The experience of loss and grief will touch everyone at some point in life. But for many young people caught in the throes of an opioid epidemic, these challenges are arriving much too fast and far too often. Most are ill-equipped to process the feelings that arise from seeing friends and loved ones die from addiction.
“They don't necessarily think they themselves are going to die, so they struggle to grieve when the concept doesn't seem real,” James Ryan, director of Ashley Addiction Treatment's Young Adult Extended Care Program, tells Addiction Professional. “They don't necessarily have the language to talk about it, the vocabulary to articulate it.”
Ryan says that without exception, every young adult man who has gone through Havre de Grace, Md.-based Ashley's 90-day, two-phase treatment program has come in having experienced a loss. This is one of many byproducts of a far-reaching opioid epidemic.
“We have a patient now coming in who has had two family members and a friend die in the past six months,” says Ryan.
For many, grief also is linked with trauma. It is not uncommon these days for young adults entering treatment to have witnessed a drug-using friend die in their presence. “I've heard pretty tragic things,” says Patrick Trentalange, a counselor in the young adult program.
'Superman' no more
For many young people in treatment for a substance use problem, the “Superman” syndrome that manifests in risk-taking and the idea that “it will never happen to me” is suddenly colliding with the reality of death around them. Part of the assessment process in Ashley's young adult program addresses issues around grief and loss, and clinicians often find that the young people can cite losses in their lives but are less able to understand how these experiences have affected them.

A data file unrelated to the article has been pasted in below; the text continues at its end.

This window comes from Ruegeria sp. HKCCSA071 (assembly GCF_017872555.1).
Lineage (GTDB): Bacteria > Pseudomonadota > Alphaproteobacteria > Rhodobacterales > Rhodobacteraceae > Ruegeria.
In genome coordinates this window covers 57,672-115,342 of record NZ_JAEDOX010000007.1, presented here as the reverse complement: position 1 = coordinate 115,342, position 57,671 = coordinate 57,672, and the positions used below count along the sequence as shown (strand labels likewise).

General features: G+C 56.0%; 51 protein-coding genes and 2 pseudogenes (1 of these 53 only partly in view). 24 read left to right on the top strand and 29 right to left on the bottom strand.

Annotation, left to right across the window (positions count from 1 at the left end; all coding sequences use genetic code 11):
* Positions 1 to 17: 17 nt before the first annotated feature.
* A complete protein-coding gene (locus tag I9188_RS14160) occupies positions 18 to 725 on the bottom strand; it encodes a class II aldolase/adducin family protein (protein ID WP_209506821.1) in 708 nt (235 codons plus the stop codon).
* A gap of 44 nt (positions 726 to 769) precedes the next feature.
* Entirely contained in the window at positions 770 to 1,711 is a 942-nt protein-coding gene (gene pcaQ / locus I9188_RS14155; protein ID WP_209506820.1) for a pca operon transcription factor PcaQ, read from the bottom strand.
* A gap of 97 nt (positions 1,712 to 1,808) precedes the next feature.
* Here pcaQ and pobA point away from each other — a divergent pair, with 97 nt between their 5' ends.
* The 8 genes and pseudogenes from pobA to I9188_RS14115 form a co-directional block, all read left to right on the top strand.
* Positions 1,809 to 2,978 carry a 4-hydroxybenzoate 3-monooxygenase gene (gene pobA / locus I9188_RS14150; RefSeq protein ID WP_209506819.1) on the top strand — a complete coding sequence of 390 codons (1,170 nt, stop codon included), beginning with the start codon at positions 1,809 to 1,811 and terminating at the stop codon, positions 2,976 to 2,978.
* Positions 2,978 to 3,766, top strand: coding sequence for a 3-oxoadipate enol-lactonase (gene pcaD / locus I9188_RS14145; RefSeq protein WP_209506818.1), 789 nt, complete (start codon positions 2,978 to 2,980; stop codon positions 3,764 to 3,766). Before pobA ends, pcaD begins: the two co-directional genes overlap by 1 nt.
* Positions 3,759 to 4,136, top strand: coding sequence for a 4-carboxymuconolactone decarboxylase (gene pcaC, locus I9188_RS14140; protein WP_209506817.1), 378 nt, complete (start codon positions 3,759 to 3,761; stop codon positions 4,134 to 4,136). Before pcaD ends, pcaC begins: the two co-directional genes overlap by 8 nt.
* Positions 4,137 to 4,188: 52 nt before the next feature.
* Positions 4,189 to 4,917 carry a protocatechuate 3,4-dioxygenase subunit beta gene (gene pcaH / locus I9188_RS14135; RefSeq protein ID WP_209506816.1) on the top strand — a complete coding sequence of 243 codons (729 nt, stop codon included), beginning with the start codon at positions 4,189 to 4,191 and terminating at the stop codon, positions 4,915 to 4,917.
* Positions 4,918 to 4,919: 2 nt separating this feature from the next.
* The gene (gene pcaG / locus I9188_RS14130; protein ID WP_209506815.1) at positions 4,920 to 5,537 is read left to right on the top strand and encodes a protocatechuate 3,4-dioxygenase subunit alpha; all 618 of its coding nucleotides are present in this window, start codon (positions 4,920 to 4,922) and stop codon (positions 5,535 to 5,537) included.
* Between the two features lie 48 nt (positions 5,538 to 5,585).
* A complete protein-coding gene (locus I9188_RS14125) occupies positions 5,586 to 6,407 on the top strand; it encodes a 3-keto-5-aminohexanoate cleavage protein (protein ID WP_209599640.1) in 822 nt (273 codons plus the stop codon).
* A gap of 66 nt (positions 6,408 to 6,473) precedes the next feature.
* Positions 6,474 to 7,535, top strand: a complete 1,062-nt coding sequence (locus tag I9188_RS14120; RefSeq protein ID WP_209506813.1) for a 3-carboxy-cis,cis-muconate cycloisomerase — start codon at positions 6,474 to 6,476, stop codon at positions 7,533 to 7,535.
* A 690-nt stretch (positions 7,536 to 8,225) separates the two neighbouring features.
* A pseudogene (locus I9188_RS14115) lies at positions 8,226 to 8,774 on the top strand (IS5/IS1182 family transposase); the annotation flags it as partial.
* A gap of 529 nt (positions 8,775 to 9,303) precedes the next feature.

Ryan recalls the situation of a young man whose guardedness in treatment eventually was traced to the grief he was experiencing over a friend's recent suicide. After some work, “He was able to say he lost someone he cared deeply about,” says Ryan. “But it doesn't need to define him.”
One of Trentalange's patients was carrying feelings that he had been responsible for the overdose death of a friend—that he somehow had let the person down. Eventually he would come to the realization that he had done the best he could.
“It's tough to get them to think, 'This too can apply to me,'” Trentalange adds. “Death doesn't seem to be a real option.”
In cases where a traumatic form of grief is apparent, the program will refer a patient to Ashley's grief group, overseen by staff psychologist Aaron Ramirez, PsyD. Here the younger patients will interact with Ashley's general treatment population. The goal here becomes helping the patient move from unresolved resentment, guilt and other emotions to a place where sadness may persist but functioning is not impaired. In all cases, sufficient time is necessary to reach this point.
“I actually tell them they're blessed,” Ramirez says, “because we have a solution that works.”
Besides its goals of seeing patients engage in treatment and pursue continuing care, the Ashley program seeks to have its young patients connect more meaningfully with others. “The pain we experience in relation to others is actually a gift,” Ryan says.